White House economist Boushey remains optimistic U.S. can avoid recession

White House Press Secretary Psaki holds the daily press briefing at the White House in Washington
  • Oops!
    Something went wrong.
    Please try again later.
  • Oops!
    Something went wrong.
    Please try again later.
·2 min read
In this article:
  • Oops!
    Something went wrong.
    Please try again later.
  • Oops!
    Something went wrong.
    Please try again later.

WASHINGTON (Reuters) -Heather Boushey, a member of President Joe Biden's Council of Economic Advisers, on Tuesday said she remained optimistic that the United States could avoid slipping into a recession, adding strong family balance sheets could keep demand going.

"It's part of the job description to worry about when the next recession will happen," Boushey told an event hosted by the Washington Post. "But ... right now we remain optimistic that we will not have to see something that will lead to the kinds of scarring of American families that we really don't want to see."

Boushey said President Joe Biden's policies had helped fuel strong job creation and quicker-than-expected drops in unemployment, which were good indicators of the strength of the U.S. economy.

Families had also been able to weather numerous crises over the past year because of the steps taken by the administration to provide cash payments and other support, she said.

The rising inflation seen now was fundamentally related to supply-side shocks from the pandemic, but has been exacerbated by Russia's war in Ukraine, Boushey said.

Asked about Biden's recent comment that a recession was not inevitable, Boushey said she agreed, adding strong family balance sheets, the low unemployment rate and the economy's ability to weather the COVID-19 pandemic and other "storms," without elaborating on specific data.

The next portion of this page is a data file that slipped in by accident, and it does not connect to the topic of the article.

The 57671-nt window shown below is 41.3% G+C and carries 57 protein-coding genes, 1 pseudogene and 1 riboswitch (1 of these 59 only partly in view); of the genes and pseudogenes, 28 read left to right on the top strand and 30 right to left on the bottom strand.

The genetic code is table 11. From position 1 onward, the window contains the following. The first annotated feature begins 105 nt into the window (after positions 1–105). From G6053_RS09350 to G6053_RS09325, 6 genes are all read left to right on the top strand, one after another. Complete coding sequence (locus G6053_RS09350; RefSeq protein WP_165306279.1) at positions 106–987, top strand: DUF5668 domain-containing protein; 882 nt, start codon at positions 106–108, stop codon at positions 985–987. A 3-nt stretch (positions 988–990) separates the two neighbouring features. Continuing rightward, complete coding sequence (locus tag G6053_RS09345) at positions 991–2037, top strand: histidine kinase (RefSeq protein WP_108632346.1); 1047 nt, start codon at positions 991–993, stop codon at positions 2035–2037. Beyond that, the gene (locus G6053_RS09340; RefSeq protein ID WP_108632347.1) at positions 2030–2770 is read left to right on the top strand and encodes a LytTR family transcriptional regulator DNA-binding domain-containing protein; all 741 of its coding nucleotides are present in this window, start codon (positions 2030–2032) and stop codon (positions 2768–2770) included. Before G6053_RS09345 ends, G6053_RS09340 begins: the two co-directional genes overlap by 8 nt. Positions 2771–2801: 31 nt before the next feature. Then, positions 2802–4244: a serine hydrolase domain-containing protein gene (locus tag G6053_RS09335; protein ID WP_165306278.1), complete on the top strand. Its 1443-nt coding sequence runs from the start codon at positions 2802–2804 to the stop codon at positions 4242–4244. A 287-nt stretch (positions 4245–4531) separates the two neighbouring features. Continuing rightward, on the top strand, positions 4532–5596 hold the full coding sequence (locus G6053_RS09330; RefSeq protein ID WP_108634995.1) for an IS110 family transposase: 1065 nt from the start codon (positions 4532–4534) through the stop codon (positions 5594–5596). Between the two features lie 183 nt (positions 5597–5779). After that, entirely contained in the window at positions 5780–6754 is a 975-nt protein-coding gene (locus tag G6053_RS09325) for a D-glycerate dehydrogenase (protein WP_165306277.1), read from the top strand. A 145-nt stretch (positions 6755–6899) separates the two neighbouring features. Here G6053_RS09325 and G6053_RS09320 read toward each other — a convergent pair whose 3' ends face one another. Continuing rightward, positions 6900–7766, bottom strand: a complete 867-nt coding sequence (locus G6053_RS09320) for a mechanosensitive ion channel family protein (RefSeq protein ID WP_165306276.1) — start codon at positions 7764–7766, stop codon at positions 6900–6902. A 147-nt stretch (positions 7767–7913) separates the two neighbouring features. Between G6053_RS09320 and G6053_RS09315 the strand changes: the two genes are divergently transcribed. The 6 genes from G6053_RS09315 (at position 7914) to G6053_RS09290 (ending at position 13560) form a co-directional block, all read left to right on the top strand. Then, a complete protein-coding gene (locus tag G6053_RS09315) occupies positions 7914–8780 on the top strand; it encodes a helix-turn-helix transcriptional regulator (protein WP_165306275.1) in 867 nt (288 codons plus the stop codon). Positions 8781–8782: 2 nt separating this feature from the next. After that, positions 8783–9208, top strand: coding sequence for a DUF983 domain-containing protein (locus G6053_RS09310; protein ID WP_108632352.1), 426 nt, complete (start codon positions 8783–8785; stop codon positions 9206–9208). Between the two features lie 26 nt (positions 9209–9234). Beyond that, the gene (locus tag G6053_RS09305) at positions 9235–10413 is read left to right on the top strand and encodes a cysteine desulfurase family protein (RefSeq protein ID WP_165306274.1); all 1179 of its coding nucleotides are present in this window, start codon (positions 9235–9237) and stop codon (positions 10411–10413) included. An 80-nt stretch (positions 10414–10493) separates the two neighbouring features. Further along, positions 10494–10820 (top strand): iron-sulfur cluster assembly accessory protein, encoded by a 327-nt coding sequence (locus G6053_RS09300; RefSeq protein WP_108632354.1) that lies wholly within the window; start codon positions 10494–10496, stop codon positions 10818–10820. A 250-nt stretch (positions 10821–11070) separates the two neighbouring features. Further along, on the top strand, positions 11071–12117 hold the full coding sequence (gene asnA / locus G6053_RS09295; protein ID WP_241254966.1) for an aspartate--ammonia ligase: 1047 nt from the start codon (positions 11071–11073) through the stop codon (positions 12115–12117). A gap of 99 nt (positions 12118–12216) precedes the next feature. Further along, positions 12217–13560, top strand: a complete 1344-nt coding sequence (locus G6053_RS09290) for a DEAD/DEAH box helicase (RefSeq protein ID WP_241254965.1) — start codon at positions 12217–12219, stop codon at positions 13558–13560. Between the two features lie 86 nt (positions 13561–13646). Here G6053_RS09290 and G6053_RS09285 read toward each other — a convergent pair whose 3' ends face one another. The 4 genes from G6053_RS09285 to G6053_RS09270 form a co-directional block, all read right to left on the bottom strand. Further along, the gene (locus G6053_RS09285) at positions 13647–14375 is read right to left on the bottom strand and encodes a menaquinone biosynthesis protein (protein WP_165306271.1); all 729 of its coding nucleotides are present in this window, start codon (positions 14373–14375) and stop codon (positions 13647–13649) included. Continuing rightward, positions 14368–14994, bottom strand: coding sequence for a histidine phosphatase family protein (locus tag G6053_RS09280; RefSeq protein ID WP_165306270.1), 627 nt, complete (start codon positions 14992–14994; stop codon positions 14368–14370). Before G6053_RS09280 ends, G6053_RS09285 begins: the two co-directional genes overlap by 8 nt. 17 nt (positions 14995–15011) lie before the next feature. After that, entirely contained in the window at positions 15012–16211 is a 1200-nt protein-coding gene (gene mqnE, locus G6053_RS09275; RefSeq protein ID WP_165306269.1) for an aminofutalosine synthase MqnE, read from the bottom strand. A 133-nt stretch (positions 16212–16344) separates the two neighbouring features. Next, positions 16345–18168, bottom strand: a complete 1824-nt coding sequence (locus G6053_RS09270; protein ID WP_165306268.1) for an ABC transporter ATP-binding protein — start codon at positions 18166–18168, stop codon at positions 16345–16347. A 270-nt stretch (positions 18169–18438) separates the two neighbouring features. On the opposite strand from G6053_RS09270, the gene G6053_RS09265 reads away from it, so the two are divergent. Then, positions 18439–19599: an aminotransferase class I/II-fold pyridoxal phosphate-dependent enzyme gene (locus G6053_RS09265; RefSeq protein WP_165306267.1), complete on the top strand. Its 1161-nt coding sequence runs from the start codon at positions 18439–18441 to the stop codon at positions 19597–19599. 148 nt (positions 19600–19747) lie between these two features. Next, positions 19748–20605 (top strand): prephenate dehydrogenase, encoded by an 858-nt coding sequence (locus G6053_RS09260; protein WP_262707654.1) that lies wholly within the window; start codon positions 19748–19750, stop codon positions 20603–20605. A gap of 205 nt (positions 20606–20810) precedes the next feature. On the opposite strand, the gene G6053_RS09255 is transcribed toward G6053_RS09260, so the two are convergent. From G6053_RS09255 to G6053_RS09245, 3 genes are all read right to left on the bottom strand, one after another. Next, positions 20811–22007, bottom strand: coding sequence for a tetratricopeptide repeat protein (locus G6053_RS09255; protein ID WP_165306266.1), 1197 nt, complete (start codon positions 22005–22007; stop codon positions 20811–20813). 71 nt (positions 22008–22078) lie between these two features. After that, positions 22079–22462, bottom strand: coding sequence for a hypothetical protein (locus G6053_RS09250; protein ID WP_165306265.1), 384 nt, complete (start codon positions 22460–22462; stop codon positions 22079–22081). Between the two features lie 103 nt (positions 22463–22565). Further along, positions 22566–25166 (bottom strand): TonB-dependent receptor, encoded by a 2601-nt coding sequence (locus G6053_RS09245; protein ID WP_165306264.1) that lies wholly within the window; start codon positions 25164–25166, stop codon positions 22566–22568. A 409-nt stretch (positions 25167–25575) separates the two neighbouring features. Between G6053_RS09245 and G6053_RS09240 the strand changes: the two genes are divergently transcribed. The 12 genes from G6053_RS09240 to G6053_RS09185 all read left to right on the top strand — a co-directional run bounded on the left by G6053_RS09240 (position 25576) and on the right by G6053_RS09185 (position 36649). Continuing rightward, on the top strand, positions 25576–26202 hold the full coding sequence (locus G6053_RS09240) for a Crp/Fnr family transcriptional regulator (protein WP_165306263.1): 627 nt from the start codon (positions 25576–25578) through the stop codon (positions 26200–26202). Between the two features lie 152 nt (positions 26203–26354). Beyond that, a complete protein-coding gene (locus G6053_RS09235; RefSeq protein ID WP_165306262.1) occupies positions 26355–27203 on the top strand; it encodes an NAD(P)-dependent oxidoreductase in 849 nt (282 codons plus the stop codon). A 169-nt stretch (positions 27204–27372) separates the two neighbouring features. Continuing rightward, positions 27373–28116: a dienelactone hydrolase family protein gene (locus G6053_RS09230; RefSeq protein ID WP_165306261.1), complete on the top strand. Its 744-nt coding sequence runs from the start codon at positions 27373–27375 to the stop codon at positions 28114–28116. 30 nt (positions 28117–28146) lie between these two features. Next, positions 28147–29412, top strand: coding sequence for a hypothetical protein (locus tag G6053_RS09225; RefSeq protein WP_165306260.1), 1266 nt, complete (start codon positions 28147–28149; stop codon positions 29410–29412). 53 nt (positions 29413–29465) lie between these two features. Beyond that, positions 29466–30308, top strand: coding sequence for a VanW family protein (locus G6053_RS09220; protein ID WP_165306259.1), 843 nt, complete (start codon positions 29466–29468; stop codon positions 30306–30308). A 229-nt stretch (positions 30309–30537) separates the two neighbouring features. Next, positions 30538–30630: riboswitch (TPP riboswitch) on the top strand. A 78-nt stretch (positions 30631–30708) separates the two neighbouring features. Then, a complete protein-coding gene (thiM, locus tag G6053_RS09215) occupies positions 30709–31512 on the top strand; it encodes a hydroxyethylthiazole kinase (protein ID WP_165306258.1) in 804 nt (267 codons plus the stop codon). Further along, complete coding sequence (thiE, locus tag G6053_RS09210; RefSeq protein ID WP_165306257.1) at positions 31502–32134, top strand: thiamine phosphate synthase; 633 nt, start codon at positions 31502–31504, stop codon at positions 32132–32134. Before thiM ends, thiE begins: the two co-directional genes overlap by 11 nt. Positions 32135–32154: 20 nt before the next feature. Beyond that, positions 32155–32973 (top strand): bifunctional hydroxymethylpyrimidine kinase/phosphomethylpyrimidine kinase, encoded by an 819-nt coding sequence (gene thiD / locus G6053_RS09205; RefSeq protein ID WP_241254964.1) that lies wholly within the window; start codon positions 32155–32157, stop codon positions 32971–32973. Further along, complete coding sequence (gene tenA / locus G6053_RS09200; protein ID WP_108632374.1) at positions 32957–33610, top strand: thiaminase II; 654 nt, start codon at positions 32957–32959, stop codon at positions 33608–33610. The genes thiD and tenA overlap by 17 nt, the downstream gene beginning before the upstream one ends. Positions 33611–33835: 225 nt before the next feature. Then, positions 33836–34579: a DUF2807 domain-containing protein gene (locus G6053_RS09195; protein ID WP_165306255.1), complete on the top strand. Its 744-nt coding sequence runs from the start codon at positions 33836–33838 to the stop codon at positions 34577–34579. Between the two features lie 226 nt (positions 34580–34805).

"That gives us some confidence that should oil prices continue to be high or maybe go up, which would be horrible, ... there's enough of wiggle room that businesses and families will be able to make it through because they have resources to fall back on," she said.

To address inflation, Biden was looking at a temporary lifting of the federal gasoline tax, as well potential cuts in tariffs on Chinese imports, but there were questions about how much of either of those cost breaks would be passed through to consumers.

U.S. household debt rose to a record $15.84 trillion in the first quarter, according to a New York Fed May report, which also showed that U.S. households were in strong economic health, with delinquency "very low by historic standards."

(Reporting by Andrea Shalal; Editing by Leslie Adler and Aurora Ellis)